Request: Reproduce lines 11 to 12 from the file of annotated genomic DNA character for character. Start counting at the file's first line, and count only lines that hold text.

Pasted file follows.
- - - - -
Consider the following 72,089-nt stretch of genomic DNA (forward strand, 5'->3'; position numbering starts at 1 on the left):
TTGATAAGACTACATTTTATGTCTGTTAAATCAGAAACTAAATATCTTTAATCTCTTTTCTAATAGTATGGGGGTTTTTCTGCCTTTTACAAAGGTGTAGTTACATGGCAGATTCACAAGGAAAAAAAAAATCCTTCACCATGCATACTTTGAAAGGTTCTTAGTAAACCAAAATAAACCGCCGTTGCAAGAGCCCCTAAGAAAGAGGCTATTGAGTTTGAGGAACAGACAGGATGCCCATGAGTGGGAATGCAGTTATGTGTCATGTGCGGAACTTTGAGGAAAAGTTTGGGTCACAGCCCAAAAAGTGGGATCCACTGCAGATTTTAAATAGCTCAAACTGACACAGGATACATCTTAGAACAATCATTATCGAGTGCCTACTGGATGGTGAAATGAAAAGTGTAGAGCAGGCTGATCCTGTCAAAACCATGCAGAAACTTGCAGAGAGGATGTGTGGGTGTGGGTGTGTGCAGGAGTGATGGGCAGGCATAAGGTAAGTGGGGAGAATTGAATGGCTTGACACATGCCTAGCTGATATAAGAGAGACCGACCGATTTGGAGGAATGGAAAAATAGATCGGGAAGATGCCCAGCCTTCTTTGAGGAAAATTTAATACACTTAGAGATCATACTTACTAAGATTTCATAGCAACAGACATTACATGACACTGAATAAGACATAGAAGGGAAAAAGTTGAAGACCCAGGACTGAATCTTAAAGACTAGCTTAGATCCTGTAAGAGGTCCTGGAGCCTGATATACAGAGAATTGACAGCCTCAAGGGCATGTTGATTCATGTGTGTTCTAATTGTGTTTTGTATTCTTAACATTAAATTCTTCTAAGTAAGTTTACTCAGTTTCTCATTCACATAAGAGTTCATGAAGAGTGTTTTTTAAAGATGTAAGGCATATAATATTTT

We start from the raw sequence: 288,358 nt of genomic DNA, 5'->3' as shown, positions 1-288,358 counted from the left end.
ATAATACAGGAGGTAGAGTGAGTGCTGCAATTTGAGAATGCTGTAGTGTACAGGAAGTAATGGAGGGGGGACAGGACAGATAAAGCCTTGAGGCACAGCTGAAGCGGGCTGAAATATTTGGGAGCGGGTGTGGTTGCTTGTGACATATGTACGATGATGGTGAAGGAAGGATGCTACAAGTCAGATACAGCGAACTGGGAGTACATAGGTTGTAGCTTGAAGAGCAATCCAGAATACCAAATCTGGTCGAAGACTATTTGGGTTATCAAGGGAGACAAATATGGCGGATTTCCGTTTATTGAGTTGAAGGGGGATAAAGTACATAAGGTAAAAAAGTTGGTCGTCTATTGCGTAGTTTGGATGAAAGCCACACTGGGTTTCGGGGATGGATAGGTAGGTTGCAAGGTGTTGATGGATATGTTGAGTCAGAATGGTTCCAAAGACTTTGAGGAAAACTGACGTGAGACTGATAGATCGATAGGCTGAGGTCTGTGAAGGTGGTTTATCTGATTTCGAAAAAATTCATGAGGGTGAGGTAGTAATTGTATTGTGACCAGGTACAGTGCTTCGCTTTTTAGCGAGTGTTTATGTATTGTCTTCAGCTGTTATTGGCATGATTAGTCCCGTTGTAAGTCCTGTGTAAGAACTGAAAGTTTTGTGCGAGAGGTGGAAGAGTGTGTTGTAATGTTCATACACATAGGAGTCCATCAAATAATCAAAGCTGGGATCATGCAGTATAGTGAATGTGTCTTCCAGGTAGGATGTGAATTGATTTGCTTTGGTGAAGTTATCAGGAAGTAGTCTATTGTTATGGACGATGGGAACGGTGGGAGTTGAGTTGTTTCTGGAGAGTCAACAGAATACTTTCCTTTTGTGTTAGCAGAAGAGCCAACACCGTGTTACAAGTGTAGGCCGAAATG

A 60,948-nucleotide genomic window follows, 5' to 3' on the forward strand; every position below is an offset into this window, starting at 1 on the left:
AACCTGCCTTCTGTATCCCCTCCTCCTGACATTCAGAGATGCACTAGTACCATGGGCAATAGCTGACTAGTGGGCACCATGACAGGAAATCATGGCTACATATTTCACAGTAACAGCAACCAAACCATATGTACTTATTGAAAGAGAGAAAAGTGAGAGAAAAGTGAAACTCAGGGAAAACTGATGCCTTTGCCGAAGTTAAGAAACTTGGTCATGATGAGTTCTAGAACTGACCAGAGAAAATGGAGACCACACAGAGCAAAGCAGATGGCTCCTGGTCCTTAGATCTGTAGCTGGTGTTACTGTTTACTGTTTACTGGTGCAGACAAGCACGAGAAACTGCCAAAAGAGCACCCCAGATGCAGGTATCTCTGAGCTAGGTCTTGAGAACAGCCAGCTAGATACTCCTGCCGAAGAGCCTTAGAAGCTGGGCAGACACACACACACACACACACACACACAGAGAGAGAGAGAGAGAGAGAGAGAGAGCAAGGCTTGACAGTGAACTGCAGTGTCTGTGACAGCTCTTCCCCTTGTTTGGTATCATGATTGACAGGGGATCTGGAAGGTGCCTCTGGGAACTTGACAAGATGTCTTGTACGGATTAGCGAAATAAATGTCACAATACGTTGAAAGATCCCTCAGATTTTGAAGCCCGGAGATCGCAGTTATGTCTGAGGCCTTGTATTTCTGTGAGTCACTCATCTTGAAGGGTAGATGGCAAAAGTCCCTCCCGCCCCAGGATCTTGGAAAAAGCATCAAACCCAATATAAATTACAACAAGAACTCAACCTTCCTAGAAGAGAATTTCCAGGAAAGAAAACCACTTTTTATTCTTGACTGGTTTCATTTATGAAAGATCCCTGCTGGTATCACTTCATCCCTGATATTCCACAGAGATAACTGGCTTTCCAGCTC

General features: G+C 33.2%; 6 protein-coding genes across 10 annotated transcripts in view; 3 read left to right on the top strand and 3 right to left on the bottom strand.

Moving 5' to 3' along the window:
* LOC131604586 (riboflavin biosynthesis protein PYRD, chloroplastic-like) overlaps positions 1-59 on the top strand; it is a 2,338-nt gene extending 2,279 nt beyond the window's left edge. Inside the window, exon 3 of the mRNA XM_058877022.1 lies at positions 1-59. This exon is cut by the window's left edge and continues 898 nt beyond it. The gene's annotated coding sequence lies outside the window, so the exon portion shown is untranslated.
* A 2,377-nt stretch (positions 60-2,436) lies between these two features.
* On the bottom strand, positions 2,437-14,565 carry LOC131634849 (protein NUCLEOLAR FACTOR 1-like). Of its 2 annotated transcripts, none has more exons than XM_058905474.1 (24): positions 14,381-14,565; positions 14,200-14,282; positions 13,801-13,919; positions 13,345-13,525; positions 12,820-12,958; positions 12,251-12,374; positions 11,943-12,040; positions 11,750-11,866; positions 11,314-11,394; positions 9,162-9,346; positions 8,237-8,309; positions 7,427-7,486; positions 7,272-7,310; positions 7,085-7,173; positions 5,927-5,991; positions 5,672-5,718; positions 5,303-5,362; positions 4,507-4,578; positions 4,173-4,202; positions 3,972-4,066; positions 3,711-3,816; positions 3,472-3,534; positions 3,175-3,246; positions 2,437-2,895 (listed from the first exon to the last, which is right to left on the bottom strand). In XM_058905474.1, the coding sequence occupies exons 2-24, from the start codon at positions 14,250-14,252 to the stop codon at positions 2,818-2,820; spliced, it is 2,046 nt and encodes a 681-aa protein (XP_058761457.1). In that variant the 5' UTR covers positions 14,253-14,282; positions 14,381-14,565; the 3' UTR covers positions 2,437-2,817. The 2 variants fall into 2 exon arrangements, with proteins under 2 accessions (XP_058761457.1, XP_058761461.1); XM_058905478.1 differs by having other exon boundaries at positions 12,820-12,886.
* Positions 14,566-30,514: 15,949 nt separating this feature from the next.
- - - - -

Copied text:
* On the bottom strand, positions 2,437-14,565 carry LOC131634849 (protein NUCLEOLAR FACTOR 1-like). Of its 2 annotated transcripts, none has more exons than XM_058905474.1 (24): positions 14,381-14,565; positions 14,200-14,282; positions 13,801-13,919; positions 13,345-13,525; positions 12,820-12,958; positions 12,251-12,374; positions 11,943-12,040; positions 11,750-11,866; positions 11,314-11,394; positions 9,162-9,346; positions 8,237-8,309; positions 7,427-7,486; positions 7,272-7,310; positions 7,085-7,173; positions 5,927-5,991; positions 5,672-5,718; positions 5,303-5,362; positions 4,507-4,578; positions 4,173-4,202; positions 3,972-4,066; positions 3,711-3,816; positions 3,472-3,534; positions 3,175-3,246; positions 2,437-2,895 (listed from the first exon to the last, which is right to left on the bottom strand). In XM_058905474.1, the coding sequence occupies exons 2-24, from the start codon at positions 14,250-14,252 to the stop codon at positions 2,818-2,820; spliced, it is 2,046 nt and encodes a 681-aa protein (XP_058761457.1). In that variant the 5' UTR covers positions 14,253-14,282; positions 14,381-14,565; the 3' UTR covers positions 2,437-2,817. The 2 variants fall into 2 exon arrangements, with proteins under 2 accessions (XP_058761457.1, XP_058761461.1); XM_058905478.1 differs by having other exon boundaries at positions 12,820-12,886.
* Positions 14,566-30,514: 15,949 nt separating this feature from the next.